The Cookies You Don’t Want Your Kids Eating

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For a while now, The Wall Street Journal has been running a series of articles and reports on the topic of online privacy.  The series, called What They Know, acts as a great information resource for parents and online privacy advocates alike as the WSJ covers everything from anonymity, to online privacy for children, to commercial online tracking—a topic that they delved into earlier this week. 

For me, this particular segment of the series was eye-opening.  The WSJ showed detailed reports on the top websites that track and collect data (cookies) on kids who visit their website.  These cookies—which are files installed on your home computer—show a history of interests and activities that the child engages in when they’re online.  (Cookies are essentially what allow you to auto-login to sites like where your personal information is stored for future use). The companies that track this information compile the files into a sort of comprehensive profile about that child and then sell that information. They sell it to advertisers to use as demographic marketing tools or to third party data collection firms like InfoChimps, who then resells the information to researchers, marketers, and industry analysts. 

Below is just a glimpse of the top websites that the WSJ found in their surveys and reports.  Click here to see the whole list of sites and to get a better idea of how tracker files work.

As you can imagine, online data tracking can lead to a number of complaints and concerns about privacy, especially when it comes to our kids.  I think ZDNet’s Denise Howell made an interesting point when she said that maybe these info-hoarding companies have slid past the radar of parents in the midst of all the registered sex offenders, cyberbullies, and sextortionists.  “In my experience, most adults either don’t think about the collection and sale of children’s online activity, or accept it as an unavoidable cost of using Web services.”  But why should parents feel that there’s ever an “unavoidable cost” when their child uses the Internet?  The answer is they shouldn’t.  Parents should be able to have peace of mind knowing that privacy acts like COPPA are there to keep their children safe online.  Unfortunately, as Howell points out, there are loopholes in this law that requires attention. 

“The FTC […] educates parents about online safety with its Net Cetera site and guide. It has some excellent guidelines for talking to kids about communicating and socializing online […] but Net Cetera saves its discussion of COPPA and privacy for the guide’s final page, and fails to explain tracking with cookies at all. [Also] it doesn’t address the fact that nothing in COPPA requires sites to negotiate with parents about data collection or use and sale of anonymized data.”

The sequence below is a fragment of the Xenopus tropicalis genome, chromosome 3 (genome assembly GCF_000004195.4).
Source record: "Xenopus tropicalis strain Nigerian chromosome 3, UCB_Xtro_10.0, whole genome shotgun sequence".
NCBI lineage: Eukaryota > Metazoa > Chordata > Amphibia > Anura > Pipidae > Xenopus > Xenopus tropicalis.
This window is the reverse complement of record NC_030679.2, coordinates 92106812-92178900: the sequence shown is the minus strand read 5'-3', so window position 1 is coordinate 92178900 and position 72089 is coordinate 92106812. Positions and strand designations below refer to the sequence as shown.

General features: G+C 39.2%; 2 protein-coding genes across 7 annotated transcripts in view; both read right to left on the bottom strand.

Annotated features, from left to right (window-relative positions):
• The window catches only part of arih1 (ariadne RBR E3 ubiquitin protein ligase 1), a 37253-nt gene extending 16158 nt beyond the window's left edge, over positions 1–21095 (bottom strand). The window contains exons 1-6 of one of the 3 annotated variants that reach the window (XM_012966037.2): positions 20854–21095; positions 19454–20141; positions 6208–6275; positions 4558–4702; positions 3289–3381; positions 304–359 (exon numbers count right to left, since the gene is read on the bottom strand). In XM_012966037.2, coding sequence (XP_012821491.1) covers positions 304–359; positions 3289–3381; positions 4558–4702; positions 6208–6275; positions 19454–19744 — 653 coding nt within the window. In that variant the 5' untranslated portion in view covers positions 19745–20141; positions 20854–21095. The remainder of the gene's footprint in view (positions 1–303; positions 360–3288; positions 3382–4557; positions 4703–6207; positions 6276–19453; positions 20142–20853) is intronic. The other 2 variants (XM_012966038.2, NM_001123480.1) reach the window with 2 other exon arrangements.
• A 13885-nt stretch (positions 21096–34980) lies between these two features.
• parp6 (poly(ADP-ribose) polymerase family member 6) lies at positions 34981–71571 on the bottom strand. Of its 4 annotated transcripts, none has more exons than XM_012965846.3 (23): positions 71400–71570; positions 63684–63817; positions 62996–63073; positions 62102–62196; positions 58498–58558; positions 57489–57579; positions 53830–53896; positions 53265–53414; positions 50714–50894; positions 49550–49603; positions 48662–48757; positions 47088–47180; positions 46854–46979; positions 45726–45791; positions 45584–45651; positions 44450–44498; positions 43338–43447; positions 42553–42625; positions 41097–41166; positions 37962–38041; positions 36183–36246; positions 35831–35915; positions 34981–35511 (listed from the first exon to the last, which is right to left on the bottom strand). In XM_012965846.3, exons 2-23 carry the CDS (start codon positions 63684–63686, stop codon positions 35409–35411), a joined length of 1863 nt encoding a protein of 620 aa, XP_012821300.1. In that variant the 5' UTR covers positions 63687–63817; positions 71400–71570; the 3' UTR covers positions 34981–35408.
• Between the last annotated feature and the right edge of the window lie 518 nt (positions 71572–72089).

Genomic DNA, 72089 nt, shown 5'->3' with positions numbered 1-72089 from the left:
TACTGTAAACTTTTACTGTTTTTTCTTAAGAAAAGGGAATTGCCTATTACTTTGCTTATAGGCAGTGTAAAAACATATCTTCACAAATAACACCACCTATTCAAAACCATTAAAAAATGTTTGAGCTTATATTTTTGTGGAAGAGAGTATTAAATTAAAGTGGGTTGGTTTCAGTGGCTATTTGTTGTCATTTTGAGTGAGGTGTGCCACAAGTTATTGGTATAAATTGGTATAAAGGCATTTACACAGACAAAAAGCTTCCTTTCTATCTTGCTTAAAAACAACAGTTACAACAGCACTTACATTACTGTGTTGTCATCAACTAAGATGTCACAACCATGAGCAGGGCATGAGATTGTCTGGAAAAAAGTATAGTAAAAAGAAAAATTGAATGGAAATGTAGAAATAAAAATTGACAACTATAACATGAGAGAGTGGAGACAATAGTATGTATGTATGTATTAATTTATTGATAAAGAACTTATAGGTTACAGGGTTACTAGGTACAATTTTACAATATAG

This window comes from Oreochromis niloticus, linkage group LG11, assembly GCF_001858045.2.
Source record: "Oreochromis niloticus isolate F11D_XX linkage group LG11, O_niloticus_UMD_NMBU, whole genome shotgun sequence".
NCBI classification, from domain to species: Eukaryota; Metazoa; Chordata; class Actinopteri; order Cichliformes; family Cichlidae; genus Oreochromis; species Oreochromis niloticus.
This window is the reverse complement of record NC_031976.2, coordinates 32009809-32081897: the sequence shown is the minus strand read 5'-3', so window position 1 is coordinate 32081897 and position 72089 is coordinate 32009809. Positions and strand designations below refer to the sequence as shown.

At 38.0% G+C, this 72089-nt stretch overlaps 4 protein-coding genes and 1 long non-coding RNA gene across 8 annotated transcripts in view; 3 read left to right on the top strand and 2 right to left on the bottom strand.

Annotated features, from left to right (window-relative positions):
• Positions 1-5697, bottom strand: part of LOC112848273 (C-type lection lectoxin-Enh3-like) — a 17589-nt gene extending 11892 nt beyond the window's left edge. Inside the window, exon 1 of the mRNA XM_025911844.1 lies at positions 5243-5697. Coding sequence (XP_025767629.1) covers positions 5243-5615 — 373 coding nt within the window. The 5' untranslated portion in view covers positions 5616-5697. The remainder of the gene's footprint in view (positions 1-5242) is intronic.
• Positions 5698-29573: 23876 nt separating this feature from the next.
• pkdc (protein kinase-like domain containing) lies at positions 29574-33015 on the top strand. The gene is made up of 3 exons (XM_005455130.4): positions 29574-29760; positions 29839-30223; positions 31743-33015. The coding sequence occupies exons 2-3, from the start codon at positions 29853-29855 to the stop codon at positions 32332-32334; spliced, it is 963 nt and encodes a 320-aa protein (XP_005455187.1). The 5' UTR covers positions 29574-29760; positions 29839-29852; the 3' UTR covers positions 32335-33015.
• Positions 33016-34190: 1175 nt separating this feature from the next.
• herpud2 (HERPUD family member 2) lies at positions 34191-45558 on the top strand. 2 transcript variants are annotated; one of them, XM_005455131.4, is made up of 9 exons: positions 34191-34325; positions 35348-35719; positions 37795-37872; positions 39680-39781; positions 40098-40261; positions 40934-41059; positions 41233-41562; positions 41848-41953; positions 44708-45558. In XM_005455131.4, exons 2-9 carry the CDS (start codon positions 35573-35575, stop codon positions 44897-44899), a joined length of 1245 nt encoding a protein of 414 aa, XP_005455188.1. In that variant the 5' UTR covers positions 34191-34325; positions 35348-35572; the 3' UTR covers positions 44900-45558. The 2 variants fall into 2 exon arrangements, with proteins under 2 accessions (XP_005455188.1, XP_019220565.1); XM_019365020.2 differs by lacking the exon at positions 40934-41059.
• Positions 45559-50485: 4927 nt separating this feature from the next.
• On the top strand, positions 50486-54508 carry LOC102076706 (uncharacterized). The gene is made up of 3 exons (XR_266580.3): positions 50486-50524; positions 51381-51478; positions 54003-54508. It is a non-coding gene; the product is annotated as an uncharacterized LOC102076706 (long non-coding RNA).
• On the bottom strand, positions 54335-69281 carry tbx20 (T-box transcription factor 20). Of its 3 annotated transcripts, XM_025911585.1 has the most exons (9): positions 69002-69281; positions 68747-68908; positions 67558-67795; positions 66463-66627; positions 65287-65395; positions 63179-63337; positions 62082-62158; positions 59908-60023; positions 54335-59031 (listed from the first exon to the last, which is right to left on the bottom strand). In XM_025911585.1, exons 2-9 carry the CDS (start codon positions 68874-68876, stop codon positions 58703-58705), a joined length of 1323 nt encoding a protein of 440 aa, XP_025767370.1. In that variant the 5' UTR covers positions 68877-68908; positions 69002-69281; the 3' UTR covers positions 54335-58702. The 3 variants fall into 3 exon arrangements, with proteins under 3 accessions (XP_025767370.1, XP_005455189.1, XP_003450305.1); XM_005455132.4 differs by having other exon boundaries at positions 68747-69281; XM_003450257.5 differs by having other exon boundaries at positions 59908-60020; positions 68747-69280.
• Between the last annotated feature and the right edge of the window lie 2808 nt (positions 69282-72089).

As Howell points out, as of right now, there’s nothing in COPPA that requires sites to get permission from parents when it comes to the collection of their child’s data.  Instead they tell parents to carefully read the privacy policies of the websites that their child visits in order to understand the kind of information they collect and what they do with it.  Though avoiding the real problem that is cookie tracking, this is good advice and practice for parents to follow. 

To understand how cookies work, and the difference between first-party cookies and third-party cookies, watch the video below, courtesy of WSJ.  

Parents, while we sit back and wait for changes to be made to COPPA so that websites like and don’t have automatic access to our children’s online activity, there are a few things we can do:

  • First, and already mentioned, read the privacy policies of the websites that your child goes on.  These policies list everything bit of information that a website collects from its users/members.  If it looks shady, it probably is. 
  • Second, stay away from the sites that the WSJ listed in their report.  They’re stand-outs in their report for a reason, and staying clear of them will only help.
  • And third, periodically delete the cookies from your computer’s hard drive.  It’s a fairly simple task to do, just follow this quick step-by-step guide to learn how:

Open Internet Explorer.

Go to the Tools menu and select Internet Options.

Then click on Delete under the “Browsing History” section

In the box that pops up, just make sure that “Cookies” is checked and then hit delete.  Do this every week or so.  It won’t prevent companies from tracking data 100%, but it’ll help. 

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  • Note that deleting all cookies
    – also removes many of your logins for sites
    – does not remove Flash cookies
    – does not help for other kinds of tracking that don’t use cookies at all (listen to Episode 264 “Side-Channel Privacy Leakage”)
    The privacy policies are often (deliberately?) awfully unclear. They may say that they sell or give away personal data, but that is something other than personally identifiable information: they won’t sell your email address, but your behavior data is enough for marketing purposes.
    I’m sorry I don’t have better news or a solution but the pro-tracking marketing forces are enormous.
    I think the best we can hope for are simple privacy policies that say they won’t disclose personal information.

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